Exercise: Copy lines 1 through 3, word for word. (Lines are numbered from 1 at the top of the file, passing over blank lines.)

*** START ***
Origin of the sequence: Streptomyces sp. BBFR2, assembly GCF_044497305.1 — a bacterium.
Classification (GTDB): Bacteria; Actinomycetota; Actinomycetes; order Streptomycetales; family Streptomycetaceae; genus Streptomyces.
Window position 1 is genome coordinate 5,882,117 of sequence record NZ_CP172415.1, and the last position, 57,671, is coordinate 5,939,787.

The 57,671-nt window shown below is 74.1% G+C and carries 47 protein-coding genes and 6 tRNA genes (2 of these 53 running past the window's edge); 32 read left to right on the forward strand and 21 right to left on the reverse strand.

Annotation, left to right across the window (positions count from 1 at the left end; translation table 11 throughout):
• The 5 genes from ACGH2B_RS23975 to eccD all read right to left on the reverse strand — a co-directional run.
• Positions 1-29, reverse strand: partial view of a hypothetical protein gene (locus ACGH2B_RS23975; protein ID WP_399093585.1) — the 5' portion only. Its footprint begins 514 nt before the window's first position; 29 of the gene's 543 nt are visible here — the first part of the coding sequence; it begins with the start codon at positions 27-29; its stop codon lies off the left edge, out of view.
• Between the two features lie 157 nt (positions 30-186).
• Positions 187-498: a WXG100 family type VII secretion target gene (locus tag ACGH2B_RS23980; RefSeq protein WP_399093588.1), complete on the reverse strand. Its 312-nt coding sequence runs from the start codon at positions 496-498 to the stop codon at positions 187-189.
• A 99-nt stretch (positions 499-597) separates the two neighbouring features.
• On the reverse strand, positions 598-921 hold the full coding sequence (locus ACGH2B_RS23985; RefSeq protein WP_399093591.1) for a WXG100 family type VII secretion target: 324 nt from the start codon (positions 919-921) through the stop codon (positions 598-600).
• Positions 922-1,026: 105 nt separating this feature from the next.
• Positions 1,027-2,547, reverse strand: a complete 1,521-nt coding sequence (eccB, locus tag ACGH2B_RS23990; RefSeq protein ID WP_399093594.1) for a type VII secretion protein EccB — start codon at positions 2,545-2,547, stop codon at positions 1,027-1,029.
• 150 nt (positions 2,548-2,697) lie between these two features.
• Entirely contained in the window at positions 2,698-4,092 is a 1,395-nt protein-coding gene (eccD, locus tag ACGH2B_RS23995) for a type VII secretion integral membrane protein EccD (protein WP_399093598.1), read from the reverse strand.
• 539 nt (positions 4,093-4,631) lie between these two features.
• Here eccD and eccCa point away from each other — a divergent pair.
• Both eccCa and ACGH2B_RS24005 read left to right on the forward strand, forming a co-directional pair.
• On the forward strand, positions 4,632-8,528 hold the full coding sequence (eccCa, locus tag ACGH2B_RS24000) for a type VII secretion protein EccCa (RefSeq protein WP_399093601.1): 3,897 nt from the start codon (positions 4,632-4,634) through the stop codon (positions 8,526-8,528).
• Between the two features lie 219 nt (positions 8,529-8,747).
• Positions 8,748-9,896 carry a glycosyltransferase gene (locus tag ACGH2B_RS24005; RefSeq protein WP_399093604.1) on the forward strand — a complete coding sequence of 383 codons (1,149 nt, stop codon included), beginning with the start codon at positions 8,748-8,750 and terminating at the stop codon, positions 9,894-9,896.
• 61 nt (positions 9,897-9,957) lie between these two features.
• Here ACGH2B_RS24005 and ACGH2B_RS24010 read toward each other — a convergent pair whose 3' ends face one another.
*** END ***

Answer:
Origin of the sequence: Streptomyces sp. BBFR2, assembly GCF_044497305.1 — a bacterium.
Classification (GTDB): Bacteria; Actinomycetota; Actinomycetes; order Streptomycetales; family Streptomycetaceae; genus Streptomyces.
Window position 1 is genome coordinate 5,882,117 of sequence record NZ_CP172415.1, and the last position, 57,671, is coordinate 5,939,787.